Hyundai Motor Manufacturing Alabama, LLC
Keeping the Wheels Turning
by David Zaslawsky
MONTGOMERY – Long before the first Sonata rolled off the assembly line at Hyundai Motor Manufacturing Alabama’s plant here, financial experts were anticipating a dramatic economic impact to the region.
That economic impact continues to grow and grow. Consider this: Hyundai’s sister company, Kia, is building a $1 billion manufacturing plant 75 miles away in West Point, Ga., which will create about 2,500 jobs at the facility and another 6,000 jobs for suppliers, including the expansion of existing companies in Alabama and new ones locating in the state.
Of course, the site was selected because of Hyundai’s location and its established supplier network, which Kia will also utilize.
“Had we not been here, Kia probably would not have located where it did and you wouldn’t have the additional suppliers,” said Rick Neal, vice president legal and general counsel for Hyundai Motor Manufacturing Alabama.
ThyssenKrupp is investing $3.7 billion in a steel and stainless steel processing facility near Mobile and is expected to have about 2,700 employees when fully operational.
The German steelmaker’s decision to locate in Alabama might have been influenced by Hyundai’s auto manufacturing plant as well as the Mercedes and Honda production facilities and Toyota’s engine plant.
“I think Neal Wade (director) at the Alabama Development Office would tell you that with each major manufacturer locating in the state, it makes it easier to attract others,” Rick Neal said. Mercedes, Honda and Hyundai helped attract ThyssenKrupp because they see Alabama as a good place to do business.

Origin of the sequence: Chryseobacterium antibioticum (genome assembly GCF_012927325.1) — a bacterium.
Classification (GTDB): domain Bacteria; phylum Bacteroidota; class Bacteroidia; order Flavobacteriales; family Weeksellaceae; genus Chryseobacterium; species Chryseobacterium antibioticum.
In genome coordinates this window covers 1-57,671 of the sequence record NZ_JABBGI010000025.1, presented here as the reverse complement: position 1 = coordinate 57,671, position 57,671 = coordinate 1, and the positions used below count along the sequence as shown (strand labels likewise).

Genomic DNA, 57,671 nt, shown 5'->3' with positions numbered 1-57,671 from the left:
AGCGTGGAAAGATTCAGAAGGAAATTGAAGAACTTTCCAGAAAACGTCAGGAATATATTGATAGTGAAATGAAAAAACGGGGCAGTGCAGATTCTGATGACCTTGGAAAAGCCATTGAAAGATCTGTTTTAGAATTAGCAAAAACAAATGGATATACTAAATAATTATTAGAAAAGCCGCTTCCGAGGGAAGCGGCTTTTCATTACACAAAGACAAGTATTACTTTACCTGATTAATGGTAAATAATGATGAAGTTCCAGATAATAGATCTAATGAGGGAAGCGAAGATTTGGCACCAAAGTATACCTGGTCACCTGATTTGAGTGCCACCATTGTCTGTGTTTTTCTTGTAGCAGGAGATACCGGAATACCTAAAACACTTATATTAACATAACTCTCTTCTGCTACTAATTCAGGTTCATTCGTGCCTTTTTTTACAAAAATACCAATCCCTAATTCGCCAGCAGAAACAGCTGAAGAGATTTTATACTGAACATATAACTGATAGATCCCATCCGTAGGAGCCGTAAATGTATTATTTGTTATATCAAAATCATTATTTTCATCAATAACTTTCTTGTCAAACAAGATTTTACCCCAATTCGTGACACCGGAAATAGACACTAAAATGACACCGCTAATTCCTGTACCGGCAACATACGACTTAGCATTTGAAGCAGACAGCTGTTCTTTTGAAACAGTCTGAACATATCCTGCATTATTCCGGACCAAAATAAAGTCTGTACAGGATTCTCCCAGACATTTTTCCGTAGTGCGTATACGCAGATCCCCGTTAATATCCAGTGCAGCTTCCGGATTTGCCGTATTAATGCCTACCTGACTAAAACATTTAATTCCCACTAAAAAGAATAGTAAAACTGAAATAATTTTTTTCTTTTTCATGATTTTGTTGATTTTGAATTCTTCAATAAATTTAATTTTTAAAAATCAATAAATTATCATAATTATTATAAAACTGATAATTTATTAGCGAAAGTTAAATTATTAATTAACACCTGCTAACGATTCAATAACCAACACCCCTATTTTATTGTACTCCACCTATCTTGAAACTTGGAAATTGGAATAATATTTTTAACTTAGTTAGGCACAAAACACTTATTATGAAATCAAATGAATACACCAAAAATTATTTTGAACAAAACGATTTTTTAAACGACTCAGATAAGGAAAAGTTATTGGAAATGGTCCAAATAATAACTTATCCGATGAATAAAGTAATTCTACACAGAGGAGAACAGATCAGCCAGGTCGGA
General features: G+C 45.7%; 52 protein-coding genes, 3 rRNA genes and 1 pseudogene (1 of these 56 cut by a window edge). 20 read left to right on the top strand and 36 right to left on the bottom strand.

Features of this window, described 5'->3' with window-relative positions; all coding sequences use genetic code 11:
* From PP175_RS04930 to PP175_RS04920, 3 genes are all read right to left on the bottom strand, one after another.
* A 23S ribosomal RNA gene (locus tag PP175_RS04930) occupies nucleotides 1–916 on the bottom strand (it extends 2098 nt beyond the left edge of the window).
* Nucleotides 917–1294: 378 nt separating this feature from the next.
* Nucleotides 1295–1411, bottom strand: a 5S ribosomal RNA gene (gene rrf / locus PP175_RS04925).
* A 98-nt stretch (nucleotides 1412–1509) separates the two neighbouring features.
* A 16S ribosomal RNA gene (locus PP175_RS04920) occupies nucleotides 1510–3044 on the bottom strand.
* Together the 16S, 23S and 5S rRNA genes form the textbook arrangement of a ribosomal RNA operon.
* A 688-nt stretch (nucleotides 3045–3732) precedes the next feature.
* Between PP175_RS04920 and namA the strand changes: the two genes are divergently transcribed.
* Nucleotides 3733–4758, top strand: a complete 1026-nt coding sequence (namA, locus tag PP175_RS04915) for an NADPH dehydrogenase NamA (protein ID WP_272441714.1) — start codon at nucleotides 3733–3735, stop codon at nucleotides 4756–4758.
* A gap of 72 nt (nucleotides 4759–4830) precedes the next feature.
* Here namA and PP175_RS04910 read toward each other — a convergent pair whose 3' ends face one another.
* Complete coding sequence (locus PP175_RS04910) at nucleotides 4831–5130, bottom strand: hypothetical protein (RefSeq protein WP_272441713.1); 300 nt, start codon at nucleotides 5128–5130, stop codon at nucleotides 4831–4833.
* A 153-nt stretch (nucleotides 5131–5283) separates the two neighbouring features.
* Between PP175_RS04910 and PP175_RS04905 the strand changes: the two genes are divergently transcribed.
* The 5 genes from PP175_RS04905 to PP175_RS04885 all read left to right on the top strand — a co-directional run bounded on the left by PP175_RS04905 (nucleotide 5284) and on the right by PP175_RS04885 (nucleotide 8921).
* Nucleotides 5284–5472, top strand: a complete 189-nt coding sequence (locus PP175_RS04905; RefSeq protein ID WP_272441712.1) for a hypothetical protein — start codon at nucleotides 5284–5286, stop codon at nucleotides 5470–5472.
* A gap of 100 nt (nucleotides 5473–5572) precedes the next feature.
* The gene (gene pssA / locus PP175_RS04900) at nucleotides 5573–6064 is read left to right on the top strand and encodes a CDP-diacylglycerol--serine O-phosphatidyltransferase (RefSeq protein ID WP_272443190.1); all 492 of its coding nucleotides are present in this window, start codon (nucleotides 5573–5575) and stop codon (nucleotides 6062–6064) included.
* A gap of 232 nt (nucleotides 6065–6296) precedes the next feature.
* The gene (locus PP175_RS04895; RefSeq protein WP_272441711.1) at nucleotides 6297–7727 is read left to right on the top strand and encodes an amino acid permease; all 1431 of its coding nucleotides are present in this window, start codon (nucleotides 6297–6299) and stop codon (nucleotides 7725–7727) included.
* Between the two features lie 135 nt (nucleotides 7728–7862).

“Attracting its first U.S. manufacturing facility to this community has got to improve (Montgomery’s) image and attract other businesses. It gets people to sit up and take notice –why did Hyundai pick Montgomery? What does Montgomery have that some other places don’t have? Maybe we should also consider that Montgomery is a good place to do business.”
Hyundai spokesman Robert Burns said the company’s financial impact is about $7 billion a year. He said the company spends $2.1 billion a year in Alabama. The numbers are staggering:
- Hyundai has invested $1.4 billion in its manufacturing facility
- There are 2,700 employees
- Hyundai’s annual payroll tops $200 million
- Hyundai suppliers have a combined 6,000 employees
- Hyundai suppliers have invested a combined $650 million
- Hyundai has 35 suppliers in Alabama and a total of 78 in North America
- Hyundai and its suppliers have generated an estimated 20,000 jobs, including thousands from new hotels, restaurants and retail outlets.
“What this facility has done for this region as a whole has been phenomenal – we all see that day in and day out,” Burns said.
The Hyundai plant, which sits on 1,744 acres, built 235,000 units last year – Sonatas and Santa Fes -- and has the capacity at full production to manufacture 300,000 vehicles a year.
“Our facility is considered one of the most modern manufacturing facilities in the world,” Neal said. “Our production processes have been featured on programs like ‘Modern Marvels’ and ‘National Geographic.’ We are very proud of our facility.”
The manufacturing plant has 250-plus robots in the welding shop, which is a completely automated process.
“When it comes out of the weld shop, the car is literally half made and human hands have never touched it,” Neal said.
The economic slowdown forced Hyundai to reduce its production schedule and work force. Employment peaked at about 3,200. No permanent workers were laid off, Neal said.
“Most companies like to have a cushion of temporary workers just for these sorts of (economic) conditions,” Neal said. “As soon as we resume the production schedule we would anticipate bringing on additional workers.”
The company had used 400-500 temporary workers.
“A lot of companies use temporary employees to be able to move with supply and demand and that’s exactly what we were able to do,” Burns said.
In addition to its massive economic impact, Hyundai plays an active role in the community through organized efforts such as Relay for Life or Joy to Life walks as well as employees participating in other projects.
“We take our role as a good corporate citizen very seriously,” Neal said. “We have five basic planks: We support the arts, diversity, health and fitness, education and the environment. We make a conscious effort to spread our donations throughout those five planks.”
Those donations total six figures annually, Neal said.